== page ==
Music charity Director Robert Adediran is pursuing the Cambridge Executive MBA with support from Cambridge Judge Business School’s Sainsbury Bursary Scheme.
The Association of British Orchestras recently reported as to the state of Britain’s orchestras in the years since 2013. Contrary to popular opinion regarding classical music, audiences at orchestral concerts have increased in the last three years, whilst in that period up to 900,000 schoolchildren have been exposed to classical music through performances and educational projects. Beyond these impressive statistics, the music industry faces calls to improve the diversity of its workforce – on stage and behind-the-scenes – and to ensure the greatest level of access to those from all backgrounds. Robert Adediran of London Music Masters believes that pursuing an Executive MBA will give him the necessary skills and expertise to combat these challenges effectively within the arts.
Robert Adediran, Executive MBA*
Graduating from the Royal Academy of Music, Robert began his career as a trumpet player, composer and animateur. However, when he had the opportunity to set up a community project in Lagos, Nigeria, the transformative and societal benefits of music he was exposed to ensured his transition from music practitioner to arts manager. “I became convinced that the music industry had a lot to offer people marginalised by society. Over time, I also came to realise that the industry has even more to gain than it has to give by embracing diversity and being challenged by the innovation and creativity of those outside of our usual networks”.
This promotion of music and its education beyond the “usual networks” is a central tenet of Robert’s work with London Music Masters, where he was appointed Executive Director in 2013. The charity supports teacher training opportunities and career development for young musicians, but also promotes active discussion on hot topics such as diversity and access. To this end, the charity will send its own “Diversity Champions” to the 2017 Association of British Orchestras Conference to further propagate this position.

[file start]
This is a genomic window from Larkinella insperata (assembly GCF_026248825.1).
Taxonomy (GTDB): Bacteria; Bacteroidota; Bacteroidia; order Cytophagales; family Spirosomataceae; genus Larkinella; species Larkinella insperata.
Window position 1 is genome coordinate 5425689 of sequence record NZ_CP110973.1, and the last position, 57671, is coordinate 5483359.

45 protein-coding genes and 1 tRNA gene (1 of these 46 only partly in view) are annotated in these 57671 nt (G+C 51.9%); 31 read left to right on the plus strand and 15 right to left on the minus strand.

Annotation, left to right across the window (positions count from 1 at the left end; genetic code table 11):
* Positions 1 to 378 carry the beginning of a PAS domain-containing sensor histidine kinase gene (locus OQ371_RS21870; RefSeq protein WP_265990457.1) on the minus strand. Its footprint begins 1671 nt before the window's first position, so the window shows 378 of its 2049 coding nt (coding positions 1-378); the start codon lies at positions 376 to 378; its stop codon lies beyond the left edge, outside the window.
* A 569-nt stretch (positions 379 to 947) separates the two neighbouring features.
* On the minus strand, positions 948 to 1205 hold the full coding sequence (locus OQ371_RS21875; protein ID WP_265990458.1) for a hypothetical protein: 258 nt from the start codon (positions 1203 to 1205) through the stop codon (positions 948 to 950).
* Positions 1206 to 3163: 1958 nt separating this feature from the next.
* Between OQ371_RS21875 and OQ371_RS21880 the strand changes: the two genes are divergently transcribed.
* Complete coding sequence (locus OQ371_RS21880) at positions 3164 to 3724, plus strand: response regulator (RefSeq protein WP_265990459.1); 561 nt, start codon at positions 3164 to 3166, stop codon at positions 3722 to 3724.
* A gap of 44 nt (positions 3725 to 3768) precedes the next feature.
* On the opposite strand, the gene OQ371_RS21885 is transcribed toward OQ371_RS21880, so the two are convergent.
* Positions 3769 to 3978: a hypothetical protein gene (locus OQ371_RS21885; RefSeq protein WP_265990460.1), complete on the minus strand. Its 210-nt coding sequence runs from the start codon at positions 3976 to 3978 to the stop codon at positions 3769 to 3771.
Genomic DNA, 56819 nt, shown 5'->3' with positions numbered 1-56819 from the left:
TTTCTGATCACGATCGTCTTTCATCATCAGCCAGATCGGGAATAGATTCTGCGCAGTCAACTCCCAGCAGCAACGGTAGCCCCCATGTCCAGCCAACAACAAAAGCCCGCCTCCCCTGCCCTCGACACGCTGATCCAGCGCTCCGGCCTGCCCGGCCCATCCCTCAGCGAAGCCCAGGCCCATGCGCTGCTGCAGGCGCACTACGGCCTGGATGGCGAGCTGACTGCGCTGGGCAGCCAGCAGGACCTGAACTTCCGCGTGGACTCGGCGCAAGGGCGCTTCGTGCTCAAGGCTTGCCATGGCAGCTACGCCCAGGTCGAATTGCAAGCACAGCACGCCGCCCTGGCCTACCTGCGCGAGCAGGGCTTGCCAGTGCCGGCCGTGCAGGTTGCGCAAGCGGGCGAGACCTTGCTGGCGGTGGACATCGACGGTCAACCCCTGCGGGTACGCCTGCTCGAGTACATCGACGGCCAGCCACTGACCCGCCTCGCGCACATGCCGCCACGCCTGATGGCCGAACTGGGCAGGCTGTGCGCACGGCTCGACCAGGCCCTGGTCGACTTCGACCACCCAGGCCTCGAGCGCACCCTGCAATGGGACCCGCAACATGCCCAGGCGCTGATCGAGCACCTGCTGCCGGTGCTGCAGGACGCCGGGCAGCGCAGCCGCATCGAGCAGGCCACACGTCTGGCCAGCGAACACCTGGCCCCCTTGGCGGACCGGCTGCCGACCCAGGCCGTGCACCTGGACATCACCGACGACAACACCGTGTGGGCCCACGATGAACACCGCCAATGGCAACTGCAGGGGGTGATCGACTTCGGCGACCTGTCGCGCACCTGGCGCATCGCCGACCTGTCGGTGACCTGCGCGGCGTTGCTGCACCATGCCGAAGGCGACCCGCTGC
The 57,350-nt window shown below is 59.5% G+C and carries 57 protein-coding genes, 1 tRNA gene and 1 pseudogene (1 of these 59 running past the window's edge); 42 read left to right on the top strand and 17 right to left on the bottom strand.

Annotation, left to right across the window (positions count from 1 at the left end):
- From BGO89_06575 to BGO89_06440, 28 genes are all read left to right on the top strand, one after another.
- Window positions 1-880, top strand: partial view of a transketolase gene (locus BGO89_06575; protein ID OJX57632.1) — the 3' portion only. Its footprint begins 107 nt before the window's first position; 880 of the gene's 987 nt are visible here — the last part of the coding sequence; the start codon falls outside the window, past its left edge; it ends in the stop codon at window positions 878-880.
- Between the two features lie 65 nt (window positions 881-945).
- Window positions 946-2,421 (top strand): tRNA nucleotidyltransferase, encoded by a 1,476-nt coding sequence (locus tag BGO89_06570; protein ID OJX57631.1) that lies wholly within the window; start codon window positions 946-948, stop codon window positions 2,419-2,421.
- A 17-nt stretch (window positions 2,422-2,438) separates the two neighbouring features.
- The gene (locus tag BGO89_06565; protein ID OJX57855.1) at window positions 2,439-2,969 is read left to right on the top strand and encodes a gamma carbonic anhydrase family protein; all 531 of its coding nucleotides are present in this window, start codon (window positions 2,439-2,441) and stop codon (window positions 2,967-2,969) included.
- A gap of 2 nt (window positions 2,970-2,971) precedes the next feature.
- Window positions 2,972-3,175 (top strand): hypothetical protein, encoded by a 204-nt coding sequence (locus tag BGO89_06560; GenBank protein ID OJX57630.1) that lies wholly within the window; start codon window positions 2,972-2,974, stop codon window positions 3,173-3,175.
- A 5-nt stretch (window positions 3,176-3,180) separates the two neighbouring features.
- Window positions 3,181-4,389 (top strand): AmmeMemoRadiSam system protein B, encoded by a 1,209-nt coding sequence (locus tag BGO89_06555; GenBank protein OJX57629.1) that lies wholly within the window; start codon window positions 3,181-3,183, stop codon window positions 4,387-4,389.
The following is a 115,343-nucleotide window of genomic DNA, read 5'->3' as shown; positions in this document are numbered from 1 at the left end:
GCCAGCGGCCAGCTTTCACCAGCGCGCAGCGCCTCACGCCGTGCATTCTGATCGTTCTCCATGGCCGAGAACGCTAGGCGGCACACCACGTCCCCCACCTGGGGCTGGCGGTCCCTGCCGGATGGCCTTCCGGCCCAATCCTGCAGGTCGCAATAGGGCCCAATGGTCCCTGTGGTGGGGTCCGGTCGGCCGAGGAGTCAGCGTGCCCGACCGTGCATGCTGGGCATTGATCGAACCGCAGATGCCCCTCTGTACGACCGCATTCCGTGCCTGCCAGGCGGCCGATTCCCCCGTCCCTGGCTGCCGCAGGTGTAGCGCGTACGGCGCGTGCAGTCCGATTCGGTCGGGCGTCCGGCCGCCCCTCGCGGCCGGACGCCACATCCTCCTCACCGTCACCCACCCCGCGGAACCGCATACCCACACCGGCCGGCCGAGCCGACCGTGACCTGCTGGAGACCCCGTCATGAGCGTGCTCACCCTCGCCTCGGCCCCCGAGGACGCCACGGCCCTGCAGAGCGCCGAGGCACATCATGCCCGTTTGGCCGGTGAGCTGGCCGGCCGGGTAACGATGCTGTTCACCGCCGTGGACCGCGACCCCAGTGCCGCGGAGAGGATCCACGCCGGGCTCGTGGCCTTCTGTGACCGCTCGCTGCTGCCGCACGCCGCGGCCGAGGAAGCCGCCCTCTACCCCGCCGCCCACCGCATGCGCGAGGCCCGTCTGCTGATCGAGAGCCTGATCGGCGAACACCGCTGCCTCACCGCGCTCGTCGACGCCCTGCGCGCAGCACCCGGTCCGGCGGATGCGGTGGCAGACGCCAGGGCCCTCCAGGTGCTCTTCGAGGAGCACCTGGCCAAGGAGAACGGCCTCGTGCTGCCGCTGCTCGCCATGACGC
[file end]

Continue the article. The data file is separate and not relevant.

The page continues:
“I would say the biggest challenge for music education in the UK is creating an equal offer to children and young people from all backgrounds. In the long run, getting this right will have a huge impact on our young people and the economy. Music, visual and performing arts contribute over £5bn to the economy annually. Increasing the diversity of the workforce by ensuring children from all parts of society receive a rich and inspiring creative education effects not only the creativity and well-being of a nation but also its economic viability.”
How an Executive MBA can help
Robert’s vision matches that of his contemporaries, but the challenge for today’s arts leaders is to acquire the necessary skills and expertise at a strategic level to successfully realise their goals. “The charitable sector and the arts need leaders who can match their vision and creativity with the skills to really deliver. We play a vital role providing services to society that neither business nor government are able to do. Investing in an EMBA can help arts and charity leaders create resilient, innovative organisations that are fit for the needs of a modern world.”
Robert’s EMBA at Cambridge Judge Business School is supported by the Sainsbury Bursary Scheme, a scholarship that is open to senior professionals working in the charitable or voluntary sectors who need financial aid to help fund their EMBA studies. The scheme is generously provided by the Monument Trust, one of the charitable trusts run by the Sainsbury family.
“Whilst I expect to learn a huge amount that will be applicable to my work and wider sector, my EMBA experience will go beyond that. My fellow students are unique and brilliant and it is unlikely that I will ever have the opportunity to collaborate with so many gifted people from such a range of industries and countries again. Much of the EMBA is about exploring new ideas, new contexts and new relationships; I expect that it will have a huge impact on my life.”
* Image credit: Teri Pengilley